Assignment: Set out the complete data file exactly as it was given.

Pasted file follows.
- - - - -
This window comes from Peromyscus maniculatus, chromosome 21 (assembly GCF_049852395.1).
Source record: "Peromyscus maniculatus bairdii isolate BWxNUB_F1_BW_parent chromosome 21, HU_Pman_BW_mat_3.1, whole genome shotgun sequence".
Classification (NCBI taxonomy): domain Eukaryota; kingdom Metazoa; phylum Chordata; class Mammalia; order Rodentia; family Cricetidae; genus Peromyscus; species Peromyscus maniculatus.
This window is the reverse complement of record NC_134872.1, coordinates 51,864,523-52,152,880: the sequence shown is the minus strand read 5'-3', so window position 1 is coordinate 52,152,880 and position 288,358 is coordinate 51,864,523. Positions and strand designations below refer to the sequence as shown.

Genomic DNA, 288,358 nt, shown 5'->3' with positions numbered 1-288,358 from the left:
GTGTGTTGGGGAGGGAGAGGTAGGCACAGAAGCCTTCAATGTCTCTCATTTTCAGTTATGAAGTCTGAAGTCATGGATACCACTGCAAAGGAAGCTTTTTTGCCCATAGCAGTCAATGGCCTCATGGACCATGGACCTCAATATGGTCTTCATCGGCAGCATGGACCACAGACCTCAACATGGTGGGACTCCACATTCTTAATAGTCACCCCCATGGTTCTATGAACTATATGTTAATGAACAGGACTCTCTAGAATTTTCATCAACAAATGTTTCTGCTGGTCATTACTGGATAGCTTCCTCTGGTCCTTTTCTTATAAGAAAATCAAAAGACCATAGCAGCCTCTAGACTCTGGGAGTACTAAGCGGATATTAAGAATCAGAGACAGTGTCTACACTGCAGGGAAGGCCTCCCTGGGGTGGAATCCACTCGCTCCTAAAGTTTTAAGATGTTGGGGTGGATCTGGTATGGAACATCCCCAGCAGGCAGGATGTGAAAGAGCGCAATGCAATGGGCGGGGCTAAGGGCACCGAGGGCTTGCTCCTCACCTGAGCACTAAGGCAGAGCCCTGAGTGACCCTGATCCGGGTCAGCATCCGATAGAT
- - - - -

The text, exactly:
This window comes from Peromyscus maniculatus, chromosome 21 (assembly GCF_049852395.1).
Source record: "Peromyscus maniculatus bairdii isolate BWxNUB_F1_BW_parent chromosome 21, HU_Pman_BW_mat_3.1, whole genome shotgun sequence".
Classification (NCBI taxonomy): domain Eukaryota; kingdom Metazoa; phylum Chordata; class Mammalia; order Rodentia; family Cricetidae; genus Peromyscus; species Peromyscus maniculatus.
This window is the reverse complement of record NC_134872.1, coordinates 51,864,523-52,152,880: the sequence shown is the minus strand read 5'-3', so window position 1 is coordinate 52,152,880 and position 288,358 is coordinate 51,864,523. Positions and strand designations below refer to the sequence as shown.

Genomic DNA, 288,358 nt, shown 5'->3' with positions numbered 1-288,358 from the left:
GTGTGTTGGGGAGGGAGAGGTAGGCACAGAAGCCTTCAATGTCTCTCATTTTCAGTTATGAAGTCTGAAGTCATGGATACCACTGCAAAGGAAGCTTTTTTGCCCATAGCAGTCAATGGCCTCATGGACCATGGACCTCAATATGGTCTTCATCGGCAGCATGGACCACAGACCTCAACATGGTGGGACTCCACATTCTTAATAGTCACCCCCATGGTTCTATGAACTATATGTTAATGAACAGGACTCTCTAGAATTTTCATCAACAAATGTTTCTGCTGGTCATTACTGGATAGCTTCCTCTGGTCCTTTTCTTATAAGAAAATCAAAAGACCATAGCAGCCTCTAGACTCTGGGAGTACTAAGCGGATATTAAGAATCAGAGACAGTGTCTACACTGCAGGGAAGGCCTCCCTGGGGTGGAATCCACTCGCTCCTAAAGTTTTAAGATGTTGGGGTGGATCTGGTATGGAACATCCCCAGCAGGCAGGATGTGAAAGAGCGCAATGCAATGGGCGGGGCTAAGGGCACCGAGGGCTTGCTCCTCACCTGAGCACTAAGGCAGAGCCCTGAGTGACCCTGATCCGGGTCAGCATCCGATAGAT